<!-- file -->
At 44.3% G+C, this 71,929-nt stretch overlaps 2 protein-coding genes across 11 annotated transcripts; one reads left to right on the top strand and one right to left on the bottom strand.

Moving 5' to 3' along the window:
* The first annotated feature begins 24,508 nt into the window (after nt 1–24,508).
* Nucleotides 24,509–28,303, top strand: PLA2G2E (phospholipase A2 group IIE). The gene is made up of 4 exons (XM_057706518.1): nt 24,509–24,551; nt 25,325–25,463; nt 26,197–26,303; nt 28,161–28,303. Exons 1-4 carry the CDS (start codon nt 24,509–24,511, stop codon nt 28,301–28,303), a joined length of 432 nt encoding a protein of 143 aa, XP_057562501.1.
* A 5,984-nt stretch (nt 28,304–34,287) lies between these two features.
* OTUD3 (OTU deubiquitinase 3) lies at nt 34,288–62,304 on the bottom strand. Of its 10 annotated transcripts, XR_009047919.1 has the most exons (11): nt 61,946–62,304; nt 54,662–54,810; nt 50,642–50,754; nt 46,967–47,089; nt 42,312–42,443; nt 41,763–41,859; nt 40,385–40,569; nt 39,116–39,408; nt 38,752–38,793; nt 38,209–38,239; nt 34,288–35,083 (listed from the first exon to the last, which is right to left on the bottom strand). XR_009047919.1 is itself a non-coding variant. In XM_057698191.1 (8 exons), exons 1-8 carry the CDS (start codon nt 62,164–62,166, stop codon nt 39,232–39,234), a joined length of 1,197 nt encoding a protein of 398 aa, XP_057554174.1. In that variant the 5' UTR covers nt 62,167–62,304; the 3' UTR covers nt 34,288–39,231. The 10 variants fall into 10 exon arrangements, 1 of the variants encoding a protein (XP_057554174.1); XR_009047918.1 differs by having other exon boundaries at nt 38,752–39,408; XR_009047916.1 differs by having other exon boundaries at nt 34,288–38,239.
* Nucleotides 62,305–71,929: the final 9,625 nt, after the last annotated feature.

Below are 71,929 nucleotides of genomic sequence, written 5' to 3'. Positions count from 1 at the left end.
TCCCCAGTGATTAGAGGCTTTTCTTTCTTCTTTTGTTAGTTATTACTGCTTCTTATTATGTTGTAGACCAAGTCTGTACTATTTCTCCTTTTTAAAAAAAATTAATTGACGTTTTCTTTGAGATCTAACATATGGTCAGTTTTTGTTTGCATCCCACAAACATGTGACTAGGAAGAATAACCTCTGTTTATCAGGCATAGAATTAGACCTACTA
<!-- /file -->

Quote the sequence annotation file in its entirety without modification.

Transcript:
At 44.3% G+C, this 71,929-nt stretch overlaps 2 protein-coding genes across 11 annotated transcripts; one reads left to right on the top strand and one right to left on the bottom strand.

Moving 5' to 3' along the window:
* The first annotated feature begins 24,508 nt into the window (after nt 1–24,508).
* Nucleotides 24,509–28,303, top strand: PLA2G2E (phospholipase A2 group IIE). The gene is made up of 4 exons (XM_057706518.1): nt 24,509–24,551; nt 25,325–25,463; nt 26,197–26,303; nt 28,161–28,303. Exons 1-4 carry the CDS (start codon nt 24,509–24,511, stop codon nt 28,301–28,303), a joined length of 432 nt encoding a protein of 143 aa, XP_057562501.1.
* A 5,984-nt stretch (nt 28,304–34,287) lies between these two features.
* OTUD3 (OTU deubiquitinase 3) lies at nt 34,288–62,304 on the bottom strand. Of its 10 annotated transcripts, XR_009047919.1 has the most exons (11): nt 61,946–62,304; nt 54,662–54,810; nt 50,642–50,754; nt 46,967–47,089; nt 42,312–42,443; nt 41,763–41,859; nt 40,385–40,569; nt 39,116–39,408; nt 38,752–38,793; nt 38,209–38,239; nt 34,288–35,083 (listed from the first exon to the last, which is right to left on the bottom strand). XR_009047919.1 is itself a non-coding variant. In XM_057698191.1 (8 exons), exons 1-8 carry the CDS (start codon nt 62,164–62,166, stop codon nt 39,232–39,234), a joined length of 1,197 nt encoding a protein of 398 aa, XP_057554174.1. In that variant the 5' UTR covers nt 62,167–62,304; the 3' UTR covers nt 34,288–39,231. The 10 variants fall into 10 exon arrangements, 1 of the variants encoding a protein (XP_057554174.1); XR_009047918.1 differs by having other exon boundaries at nt 38,752–39,408; XR_009047916.1 differs by having other exon boundaries at nt 34,288–38,239.
* Nucleotides 62,305–71,929: the final 9,625 nt, after the last annotated feature.

Below are 71,929 nucleotides of genomic sequence, written 5' to 3'. Positions count from 1 at the left end.
TCCCCAGTGATTAGAGGCTTTTCTTTCTTCTTTTGTTAGTTATTACTGCTTCTTATTATGTTGTAGACCAAGTCTGTACTATTTCTCCTTTTTAAAAAAAATTAATTGACGTTTTCTTTGAGATCTAACATATGGTCAGTTTTTGTTTGCATCCCACAAACATGTGACTAGGAAGAATAACCTCTGTTTATCAGGCATAGAATTAGACCTACTA